ITL #50 The climate change PR disaster: why is global warming so poorly communicated?9 years, 2 months ago
PR’s lack of strong senior leadership on global warming work is an embarrassment to the industry. By Bob Pickard.
As a public relations professional for almost a quarter century (split about evenly between North America and Asia Pacific), for years I have been trying to make sense of global warming from a communications perspective.
As far as I’m concerned, global warming is by far the biggest long-term challenge that our world faces. This problem can only be addressed if it is thought to be important enough – and urgent enough – for people (both elites and mass society) to think and act differently about climate change than they have before, and to do so in concert with each other.
I can only see that happening if the public relations efforts around climate change improve dramatically and drastically. That’s because right now, current communications – while no doubt earnest and sincere – are just not getting the job done (if, indeed, it can be done against the many daunting obstacles which this essay will attempt to partially describe).
Getting the whole world to believe and behave differently is a tall order, but that’s what we PR people do every day in the service of multinational corporations. I think global warming should be a ‘call to arms’ for the PR profession, because we’re supposed to be better than anyone at the mastery of persuasion that’s so conspicuously lacking from existing climate change communications.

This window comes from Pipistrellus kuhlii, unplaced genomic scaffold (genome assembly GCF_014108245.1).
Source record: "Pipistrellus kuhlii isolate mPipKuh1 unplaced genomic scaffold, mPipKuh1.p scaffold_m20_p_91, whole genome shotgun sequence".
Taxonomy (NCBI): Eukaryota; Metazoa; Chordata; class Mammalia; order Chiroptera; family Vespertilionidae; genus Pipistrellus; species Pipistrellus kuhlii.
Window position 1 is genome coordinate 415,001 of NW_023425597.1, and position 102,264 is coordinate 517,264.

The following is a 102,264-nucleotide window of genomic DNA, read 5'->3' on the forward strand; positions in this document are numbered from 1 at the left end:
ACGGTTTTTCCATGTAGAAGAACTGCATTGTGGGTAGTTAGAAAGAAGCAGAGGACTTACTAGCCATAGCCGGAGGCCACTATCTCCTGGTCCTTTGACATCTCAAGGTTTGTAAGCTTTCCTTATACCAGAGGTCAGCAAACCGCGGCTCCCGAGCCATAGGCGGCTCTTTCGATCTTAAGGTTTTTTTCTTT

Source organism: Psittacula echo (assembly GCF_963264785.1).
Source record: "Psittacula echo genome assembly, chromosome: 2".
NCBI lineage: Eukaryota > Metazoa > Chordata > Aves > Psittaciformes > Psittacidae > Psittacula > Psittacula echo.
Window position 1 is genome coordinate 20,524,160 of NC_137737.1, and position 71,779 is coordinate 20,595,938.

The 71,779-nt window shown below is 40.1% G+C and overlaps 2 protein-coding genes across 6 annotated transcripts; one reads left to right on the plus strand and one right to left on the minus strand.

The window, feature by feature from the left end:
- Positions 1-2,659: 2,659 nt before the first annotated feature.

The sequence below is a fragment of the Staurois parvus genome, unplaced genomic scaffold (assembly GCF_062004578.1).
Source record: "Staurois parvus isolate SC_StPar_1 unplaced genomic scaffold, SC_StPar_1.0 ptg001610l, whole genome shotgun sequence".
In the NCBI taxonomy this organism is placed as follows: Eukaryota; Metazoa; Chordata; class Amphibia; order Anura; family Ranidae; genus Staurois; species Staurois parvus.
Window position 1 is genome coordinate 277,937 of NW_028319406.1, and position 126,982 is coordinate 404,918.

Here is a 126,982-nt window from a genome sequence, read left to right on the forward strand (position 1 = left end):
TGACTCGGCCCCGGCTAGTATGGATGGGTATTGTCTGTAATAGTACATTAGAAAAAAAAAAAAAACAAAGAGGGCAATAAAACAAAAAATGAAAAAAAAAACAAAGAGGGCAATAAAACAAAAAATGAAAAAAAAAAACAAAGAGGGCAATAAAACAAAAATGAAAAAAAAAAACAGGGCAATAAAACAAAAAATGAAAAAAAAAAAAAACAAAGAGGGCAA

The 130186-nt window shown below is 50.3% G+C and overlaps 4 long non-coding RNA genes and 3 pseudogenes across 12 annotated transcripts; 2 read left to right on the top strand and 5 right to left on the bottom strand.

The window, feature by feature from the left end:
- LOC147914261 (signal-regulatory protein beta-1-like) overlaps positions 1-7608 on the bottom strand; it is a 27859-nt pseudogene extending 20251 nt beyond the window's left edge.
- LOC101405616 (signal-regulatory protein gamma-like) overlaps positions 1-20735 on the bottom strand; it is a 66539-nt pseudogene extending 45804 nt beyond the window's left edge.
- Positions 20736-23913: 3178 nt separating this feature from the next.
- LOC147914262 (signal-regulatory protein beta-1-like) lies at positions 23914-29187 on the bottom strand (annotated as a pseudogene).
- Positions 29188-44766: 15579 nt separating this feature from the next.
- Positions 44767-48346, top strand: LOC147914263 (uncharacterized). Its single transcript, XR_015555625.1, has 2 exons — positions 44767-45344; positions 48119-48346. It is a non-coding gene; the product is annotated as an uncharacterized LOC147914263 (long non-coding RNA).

I’ve been following this issue for decades as a loyal reader of Scientific American magazine (which sounded the alarm early), but it was only a few years ago – stimulated by Al Gore’s "An Inconvenient Truth" movie in 2006 and spurred by the UN climate change report published the year after – that climate change really broke through and got on the global ‘radar screen.’
The tide of coverage seems to have crested then and has been dropping since. If you look at the presence of either ‘global warming’ or ‘climate change’ in news headlines (as tracked by Google Trends in this graph), you will see that the former peaked in 2007 and the latter in 2010, with current attention levels significantly below the earlier highs.
It is remarkable how little has actually been done since then to deal with climate change – and the current lack of public affairs urgency is absolutely breathtaking.
Such an ‘existential’ threat to our world’s future should command much more mainstream media coverage than it is currently earning. Whether that is related to a decline in the business fortunes of the traditional media – especially serious news platforms – or the ownership of outlets is debatable.
I also do not see on social media networks the kind of intensity that climate change should properly merit (although that may be starting to shift). The coverage and conversations that do occur lack ample alarm given the potential enormity of the consequences for future generations.
There are many reasons why climate change is such a vexing communications conundrum; I don’t presume to have all or even most of the answers, but here’s what I have pieced together so far (in no particular order):
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Having built successful award-winning public relations consultancies based in the United States, Japan, Korea, Singapore and Canada, Bob Pickard is one of the best-known executives in the international PR industrymail the author
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